Supraventricular tachycardia (SVT) is a frequent cause of tachyarrhythmia in infants < 1 year of age and ambulatory cardiac monitoring is an important tool for diagnosis and follow-up of these patients. We retrospectively reviewed 594 infants (mean age 4.05 months, SD 3.55; 54% M) who underwent ambulatory cardiac monitoring (69% 24 h Holter, 31% extended monitor) through the Pocket ECG system (MediLynx) between January 2016 and July 2020. 170 patients who had the ICD-10 code I47.1 for SVT used at enrollment were analyzed separately. 49 (8.3%) patients had sustained SVT or non-sustained SVT (nSVT) during the study period, including 20 patients (11.8%) who had the ICD-10 code I47.1 at enrollment. Extended ambulatory cardiac monitors detected 61% of all patients with nSVT or SVT and was superior when compared to 24 h Holter (p < 0.0001). In the overall group, the first episode of SVT or nSVT was detected within 24 h of monitoring in 40/49 patients (82%). 48/49 patients (98%) were diagnosed within a week of monitoring and the single remaining patient was diagnosed with nSVT at day 15 of monitoring. There was no significant difference in minimal, maximal, and average heart rate between patients with and without ICD-10 code I47.1 at enrollment or between patients with and without SVT or nSVT. Despite their low yield, ambulatory cardiac monitors are an important diagnostic tool. The ideal length of monitoring in patients with known or suspected SVT has yet to be defined, although all patients in our cohort were identified by day 15 of monitoring.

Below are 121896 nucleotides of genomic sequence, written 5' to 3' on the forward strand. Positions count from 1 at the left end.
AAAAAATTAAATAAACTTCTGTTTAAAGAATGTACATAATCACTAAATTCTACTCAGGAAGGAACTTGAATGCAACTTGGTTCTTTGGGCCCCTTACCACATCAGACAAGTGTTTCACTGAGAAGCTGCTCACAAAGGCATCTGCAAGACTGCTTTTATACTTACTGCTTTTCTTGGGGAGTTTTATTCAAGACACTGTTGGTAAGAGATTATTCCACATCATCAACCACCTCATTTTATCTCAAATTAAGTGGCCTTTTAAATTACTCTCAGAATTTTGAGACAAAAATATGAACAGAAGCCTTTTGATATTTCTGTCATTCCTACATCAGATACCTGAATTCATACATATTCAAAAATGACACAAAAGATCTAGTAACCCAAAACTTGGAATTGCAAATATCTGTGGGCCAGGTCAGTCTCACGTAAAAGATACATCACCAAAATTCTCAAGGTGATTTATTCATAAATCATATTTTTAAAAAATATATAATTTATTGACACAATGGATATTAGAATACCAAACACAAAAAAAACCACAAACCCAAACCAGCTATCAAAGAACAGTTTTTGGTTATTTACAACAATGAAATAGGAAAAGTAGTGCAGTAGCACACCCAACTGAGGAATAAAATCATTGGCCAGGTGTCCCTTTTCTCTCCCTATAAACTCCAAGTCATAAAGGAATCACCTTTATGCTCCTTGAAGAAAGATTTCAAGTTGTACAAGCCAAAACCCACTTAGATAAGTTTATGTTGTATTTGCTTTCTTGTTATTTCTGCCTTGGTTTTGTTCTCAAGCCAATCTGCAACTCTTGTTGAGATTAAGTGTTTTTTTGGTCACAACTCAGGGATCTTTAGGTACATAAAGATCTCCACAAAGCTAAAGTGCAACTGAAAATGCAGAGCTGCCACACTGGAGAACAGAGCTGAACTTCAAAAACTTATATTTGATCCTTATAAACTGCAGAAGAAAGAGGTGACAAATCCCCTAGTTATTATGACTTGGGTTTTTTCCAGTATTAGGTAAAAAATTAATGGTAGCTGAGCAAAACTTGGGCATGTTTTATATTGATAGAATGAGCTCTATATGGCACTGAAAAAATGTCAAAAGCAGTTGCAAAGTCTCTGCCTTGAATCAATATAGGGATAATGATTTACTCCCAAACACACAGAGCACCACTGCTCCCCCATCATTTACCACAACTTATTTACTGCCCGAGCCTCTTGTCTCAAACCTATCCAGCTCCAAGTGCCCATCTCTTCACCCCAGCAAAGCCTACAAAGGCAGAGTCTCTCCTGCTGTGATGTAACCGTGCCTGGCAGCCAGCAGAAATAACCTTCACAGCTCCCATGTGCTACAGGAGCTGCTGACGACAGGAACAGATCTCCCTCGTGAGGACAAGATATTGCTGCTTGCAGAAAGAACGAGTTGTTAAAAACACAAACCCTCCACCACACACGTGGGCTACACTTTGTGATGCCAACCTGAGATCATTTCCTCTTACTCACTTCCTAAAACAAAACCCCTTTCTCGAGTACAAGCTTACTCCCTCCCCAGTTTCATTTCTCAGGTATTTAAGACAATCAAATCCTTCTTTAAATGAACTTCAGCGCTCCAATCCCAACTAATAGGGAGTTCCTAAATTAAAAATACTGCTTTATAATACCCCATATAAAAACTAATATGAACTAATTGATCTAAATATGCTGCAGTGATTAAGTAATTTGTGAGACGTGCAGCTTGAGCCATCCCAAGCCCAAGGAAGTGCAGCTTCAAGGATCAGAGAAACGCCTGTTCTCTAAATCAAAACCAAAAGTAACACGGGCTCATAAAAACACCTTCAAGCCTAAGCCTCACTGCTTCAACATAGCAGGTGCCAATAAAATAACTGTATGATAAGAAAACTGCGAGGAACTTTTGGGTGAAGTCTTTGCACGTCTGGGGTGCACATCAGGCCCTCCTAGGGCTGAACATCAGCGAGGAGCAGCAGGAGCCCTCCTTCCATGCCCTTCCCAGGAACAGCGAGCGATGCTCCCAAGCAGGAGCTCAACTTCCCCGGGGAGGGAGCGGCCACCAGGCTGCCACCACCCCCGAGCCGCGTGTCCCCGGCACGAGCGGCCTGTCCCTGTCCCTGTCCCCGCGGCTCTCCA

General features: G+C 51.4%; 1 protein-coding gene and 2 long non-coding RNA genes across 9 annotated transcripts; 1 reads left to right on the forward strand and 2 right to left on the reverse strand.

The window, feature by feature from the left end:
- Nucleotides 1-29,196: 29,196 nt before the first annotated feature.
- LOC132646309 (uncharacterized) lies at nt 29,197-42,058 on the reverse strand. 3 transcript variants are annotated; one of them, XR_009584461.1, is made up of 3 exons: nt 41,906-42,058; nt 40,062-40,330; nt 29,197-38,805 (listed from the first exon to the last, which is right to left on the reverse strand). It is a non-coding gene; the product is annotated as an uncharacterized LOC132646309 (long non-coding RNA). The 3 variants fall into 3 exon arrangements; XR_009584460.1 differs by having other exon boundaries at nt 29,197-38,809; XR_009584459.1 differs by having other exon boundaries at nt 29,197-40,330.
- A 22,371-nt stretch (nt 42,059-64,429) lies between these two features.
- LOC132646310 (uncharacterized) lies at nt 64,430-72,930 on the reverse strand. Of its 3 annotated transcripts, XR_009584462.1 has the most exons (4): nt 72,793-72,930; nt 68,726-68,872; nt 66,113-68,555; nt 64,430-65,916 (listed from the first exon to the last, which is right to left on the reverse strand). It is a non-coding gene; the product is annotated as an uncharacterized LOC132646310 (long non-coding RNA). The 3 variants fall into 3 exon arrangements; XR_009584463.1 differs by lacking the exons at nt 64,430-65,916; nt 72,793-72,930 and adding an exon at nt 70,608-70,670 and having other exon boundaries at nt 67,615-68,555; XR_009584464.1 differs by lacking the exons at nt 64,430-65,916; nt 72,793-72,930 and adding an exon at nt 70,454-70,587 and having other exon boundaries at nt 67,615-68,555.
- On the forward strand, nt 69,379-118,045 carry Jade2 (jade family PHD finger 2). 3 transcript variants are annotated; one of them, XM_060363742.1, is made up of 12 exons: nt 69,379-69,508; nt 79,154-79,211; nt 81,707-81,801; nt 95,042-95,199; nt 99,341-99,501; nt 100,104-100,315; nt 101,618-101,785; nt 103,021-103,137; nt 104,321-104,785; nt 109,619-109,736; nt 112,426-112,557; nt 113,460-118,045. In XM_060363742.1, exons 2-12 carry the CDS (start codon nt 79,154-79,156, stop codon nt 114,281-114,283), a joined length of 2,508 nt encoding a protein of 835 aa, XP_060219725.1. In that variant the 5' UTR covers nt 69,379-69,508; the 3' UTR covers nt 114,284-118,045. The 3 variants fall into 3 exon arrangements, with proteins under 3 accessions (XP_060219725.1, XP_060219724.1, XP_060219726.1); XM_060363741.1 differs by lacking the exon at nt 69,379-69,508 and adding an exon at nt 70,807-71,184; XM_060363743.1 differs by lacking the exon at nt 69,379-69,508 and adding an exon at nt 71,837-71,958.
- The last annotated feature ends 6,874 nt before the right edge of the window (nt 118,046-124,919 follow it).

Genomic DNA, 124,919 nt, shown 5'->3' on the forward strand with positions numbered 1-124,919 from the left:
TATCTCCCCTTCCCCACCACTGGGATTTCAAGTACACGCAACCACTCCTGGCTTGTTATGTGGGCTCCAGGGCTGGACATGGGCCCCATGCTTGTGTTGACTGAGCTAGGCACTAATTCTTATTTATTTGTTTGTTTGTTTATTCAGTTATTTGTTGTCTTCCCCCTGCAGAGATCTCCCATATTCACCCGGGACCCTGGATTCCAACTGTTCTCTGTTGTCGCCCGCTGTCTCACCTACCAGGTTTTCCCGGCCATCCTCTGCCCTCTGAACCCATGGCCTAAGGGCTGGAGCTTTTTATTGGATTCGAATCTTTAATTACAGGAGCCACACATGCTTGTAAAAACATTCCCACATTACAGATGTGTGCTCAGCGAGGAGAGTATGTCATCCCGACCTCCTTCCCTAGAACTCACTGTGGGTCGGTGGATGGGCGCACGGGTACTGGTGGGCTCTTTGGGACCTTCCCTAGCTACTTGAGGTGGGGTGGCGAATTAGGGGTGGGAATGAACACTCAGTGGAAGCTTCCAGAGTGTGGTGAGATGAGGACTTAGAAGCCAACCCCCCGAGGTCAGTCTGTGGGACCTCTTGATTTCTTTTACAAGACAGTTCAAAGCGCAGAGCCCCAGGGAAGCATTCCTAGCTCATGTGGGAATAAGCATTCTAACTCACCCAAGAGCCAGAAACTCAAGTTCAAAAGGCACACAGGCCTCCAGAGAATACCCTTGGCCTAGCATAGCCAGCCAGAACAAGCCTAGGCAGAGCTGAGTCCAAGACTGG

- Pediatric cardiology
- Supraventricular tachycardia
- Ventricular tachycardia
ASJC Scopus subject areas
- Pediatrics, Perinatology, and Child Health
- Cardiology and Cardiovascular Medicine